Contingency plans – An efficient Event Organiser will always consider the possible occurrences which may affect an event and put contingency plans in place to deal with them. These may include:
• Extreme weather conditions
• Problem with the main attraction
• Health and Safety Issues (for example the outbreak of Foot and Mouth Disease)
Itinerary – A detailed plan of exactly what is happening, when and where over the course of your event will help all involved to understand how the event is meant to be working as a whole. It will also be useful if there is an emergency to get back to plan.
Contractors’ risk assessment should cover the hazards arising from build activities or from supplying the event e.g. working at height, electrical work, lifting operations.
If you are running an exhibition, exhibitors’ risk assessment should cover activities that are being conducted on the stand, e.g. hazards of exhibited machinery and if they are constructing their own stand it should include hazards arising from the construction activities.
You should also come to an agreement with your venue to conduct a separate risk assessment as soon as possible after signing the Tenancy Agreement in order to separate each party’s responsibilities. It is the joint responsibility of both the venue and you, the event organiser to ensure that the venue is suitable for the proposed event.
The venue is directly responsible for the upkeep of the venue – i.e., roofs; walls; columns; floors; ducts; heating and ventilation systems; public gathering places and thoroughfares; basic fire-fighting cover; and all plant, materials and equipment normally stored there.
It is worth remembering, however, that whilst an agreement should be reached and included in the Contract between the venue and organiser for exact areas of responsibility regarding provisions of service and facilities (i.e., cleaning, security, car parks, toilets, etc.), some areas of responsibility may overlap, will vary dependent on your venues and do not absolve your statutory responsibility under Law.
You must also obtain specific risk assessments from every contractor that you appoint.
Your policy and arrangements for managing Health & Safety onsite at your event must be written down formally. Your Health & Safety Policy should be broken down into three major sections:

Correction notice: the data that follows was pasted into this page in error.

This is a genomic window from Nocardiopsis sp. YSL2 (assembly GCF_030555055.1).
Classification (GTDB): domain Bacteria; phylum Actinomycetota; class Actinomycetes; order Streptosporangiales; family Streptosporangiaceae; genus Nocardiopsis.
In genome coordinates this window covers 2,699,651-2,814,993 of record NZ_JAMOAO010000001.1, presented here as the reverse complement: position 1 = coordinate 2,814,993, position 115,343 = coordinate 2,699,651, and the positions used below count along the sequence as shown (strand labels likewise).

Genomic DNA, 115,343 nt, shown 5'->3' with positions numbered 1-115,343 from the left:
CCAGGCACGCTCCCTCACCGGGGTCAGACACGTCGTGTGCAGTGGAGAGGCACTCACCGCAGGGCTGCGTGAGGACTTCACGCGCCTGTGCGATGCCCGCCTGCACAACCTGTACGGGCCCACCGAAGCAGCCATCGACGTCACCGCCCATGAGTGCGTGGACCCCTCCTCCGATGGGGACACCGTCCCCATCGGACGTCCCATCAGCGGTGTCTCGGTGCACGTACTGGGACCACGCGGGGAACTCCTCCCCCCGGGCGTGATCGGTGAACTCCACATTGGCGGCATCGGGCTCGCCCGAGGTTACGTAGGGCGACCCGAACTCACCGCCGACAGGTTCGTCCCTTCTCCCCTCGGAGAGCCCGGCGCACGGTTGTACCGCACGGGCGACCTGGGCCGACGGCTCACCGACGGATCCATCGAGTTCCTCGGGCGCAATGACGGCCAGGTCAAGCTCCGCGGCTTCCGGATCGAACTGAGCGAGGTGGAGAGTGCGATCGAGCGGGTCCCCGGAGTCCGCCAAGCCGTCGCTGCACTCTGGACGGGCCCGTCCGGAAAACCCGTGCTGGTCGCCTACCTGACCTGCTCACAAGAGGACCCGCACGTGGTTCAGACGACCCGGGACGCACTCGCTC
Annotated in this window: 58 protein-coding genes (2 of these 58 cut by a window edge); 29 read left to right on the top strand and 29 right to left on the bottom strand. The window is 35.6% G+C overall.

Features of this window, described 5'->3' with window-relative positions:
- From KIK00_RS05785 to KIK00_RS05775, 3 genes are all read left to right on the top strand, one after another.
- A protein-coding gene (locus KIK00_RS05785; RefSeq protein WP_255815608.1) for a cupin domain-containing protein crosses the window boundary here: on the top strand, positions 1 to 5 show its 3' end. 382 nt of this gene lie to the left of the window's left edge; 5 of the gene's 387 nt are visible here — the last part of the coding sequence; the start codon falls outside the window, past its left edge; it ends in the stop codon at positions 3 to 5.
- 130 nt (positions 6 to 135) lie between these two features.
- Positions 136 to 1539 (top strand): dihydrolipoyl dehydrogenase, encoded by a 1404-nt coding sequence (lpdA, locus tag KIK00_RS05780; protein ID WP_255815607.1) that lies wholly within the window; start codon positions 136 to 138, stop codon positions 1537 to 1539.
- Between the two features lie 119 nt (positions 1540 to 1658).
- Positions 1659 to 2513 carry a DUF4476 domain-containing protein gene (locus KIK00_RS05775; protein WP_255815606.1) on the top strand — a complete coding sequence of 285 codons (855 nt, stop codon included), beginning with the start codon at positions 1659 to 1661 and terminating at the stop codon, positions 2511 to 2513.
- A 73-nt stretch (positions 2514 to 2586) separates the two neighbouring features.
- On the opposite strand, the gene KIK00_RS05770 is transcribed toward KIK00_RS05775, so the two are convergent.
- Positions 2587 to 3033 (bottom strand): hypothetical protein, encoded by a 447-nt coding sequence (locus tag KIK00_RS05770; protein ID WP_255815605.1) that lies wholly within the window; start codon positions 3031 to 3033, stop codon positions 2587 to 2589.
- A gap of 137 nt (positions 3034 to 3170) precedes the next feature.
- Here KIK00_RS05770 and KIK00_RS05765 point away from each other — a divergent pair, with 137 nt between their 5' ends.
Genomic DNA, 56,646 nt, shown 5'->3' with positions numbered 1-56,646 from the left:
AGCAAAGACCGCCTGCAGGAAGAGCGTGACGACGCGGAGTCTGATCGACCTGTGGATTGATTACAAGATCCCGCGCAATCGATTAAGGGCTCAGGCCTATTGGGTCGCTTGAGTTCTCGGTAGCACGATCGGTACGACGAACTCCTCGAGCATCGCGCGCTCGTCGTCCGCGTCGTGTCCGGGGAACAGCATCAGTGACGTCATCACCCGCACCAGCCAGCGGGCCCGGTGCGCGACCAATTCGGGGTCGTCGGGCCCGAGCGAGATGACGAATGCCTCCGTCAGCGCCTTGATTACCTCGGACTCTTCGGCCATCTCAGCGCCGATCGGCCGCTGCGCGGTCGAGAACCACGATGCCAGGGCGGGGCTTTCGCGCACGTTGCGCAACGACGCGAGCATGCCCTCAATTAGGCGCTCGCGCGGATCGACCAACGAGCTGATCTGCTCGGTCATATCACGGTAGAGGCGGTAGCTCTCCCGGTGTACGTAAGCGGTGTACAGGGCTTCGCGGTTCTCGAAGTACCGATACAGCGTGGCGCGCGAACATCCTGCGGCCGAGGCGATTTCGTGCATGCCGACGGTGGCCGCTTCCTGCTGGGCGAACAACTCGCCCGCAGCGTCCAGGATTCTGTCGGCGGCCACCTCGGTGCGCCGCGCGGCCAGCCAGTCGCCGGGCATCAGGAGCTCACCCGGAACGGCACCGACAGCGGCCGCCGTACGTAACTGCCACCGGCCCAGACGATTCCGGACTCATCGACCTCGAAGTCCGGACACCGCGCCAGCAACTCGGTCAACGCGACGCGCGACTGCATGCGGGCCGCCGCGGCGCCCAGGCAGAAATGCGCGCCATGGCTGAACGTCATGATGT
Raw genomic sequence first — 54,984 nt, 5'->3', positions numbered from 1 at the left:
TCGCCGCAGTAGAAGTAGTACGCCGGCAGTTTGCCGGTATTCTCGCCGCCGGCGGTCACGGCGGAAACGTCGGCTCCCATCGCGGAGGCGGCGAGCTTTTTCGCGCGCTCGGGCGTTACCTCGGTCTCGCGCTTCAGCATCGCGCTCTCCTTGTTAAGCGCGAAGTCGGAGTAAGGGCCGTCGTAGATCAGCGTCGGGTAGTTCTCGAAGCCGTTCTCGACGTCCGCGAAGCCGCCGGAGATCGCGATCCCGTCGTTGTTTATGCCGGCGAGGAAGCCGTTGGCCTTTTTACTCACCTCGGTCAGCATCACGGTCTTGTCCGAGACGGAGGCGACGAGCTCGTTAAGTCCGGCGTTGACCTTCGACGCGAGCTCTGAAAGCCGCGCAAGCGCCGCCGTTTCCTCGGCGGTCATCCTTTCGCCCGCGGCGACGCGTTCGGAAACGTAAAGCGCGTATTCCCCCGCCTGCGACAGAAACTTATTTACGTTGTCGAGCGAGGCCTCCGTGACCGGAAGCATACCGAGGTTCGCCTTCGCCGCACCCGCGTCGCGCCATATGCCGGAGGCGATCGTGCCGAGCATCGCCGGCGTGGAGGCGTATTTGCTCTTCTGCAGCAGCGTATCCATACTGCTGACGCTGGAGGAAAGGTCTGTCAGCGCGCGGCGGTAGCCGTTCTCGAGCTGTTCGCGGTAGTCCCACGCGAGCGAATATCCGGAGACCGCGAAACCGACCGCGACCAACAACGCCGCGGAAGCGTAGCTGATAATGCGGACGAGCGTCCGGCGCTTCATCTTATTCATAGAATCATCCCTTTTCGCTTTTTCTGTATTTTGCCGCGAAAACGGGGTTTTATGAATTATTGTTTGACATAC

1. The Policy Statement
2. Organisation of Health & Safety
3. Arrangements for the management of Health and Safety
This demonstrates to an enforcement officer that you have considered and made provision for the safety and welfare of people within the exhibition.
But what is your position if the worst happens and an accident does occur at your event? You need to be sure that you are covered for any liability. There are three types of cover that you should take out without fail as an event organiser
Public Liability Insurance
Public liability covers against claims for damage or injury on third party property.
Employers liability Insurance
Employer’s liability covers against claims by members of staff.
Professional Indemnity Insurance
Professional indemnity covers against claims where you have provided advice or services, in a professional capacity.
Once you have purchased your insurance package, check regularly that the limits obtained are sufficient to cover you and the equipment you are using to ensure you are not under insured.
As you can see, it’s a risky business being an event organiser, but despite being personally liable for anything that goes wrong, with preplanning and thought you can still balance the ‘Wow Factor’ with keeping an event safe.
As an American General once said:
‘Take calculated risks. That is quite different from being rash.’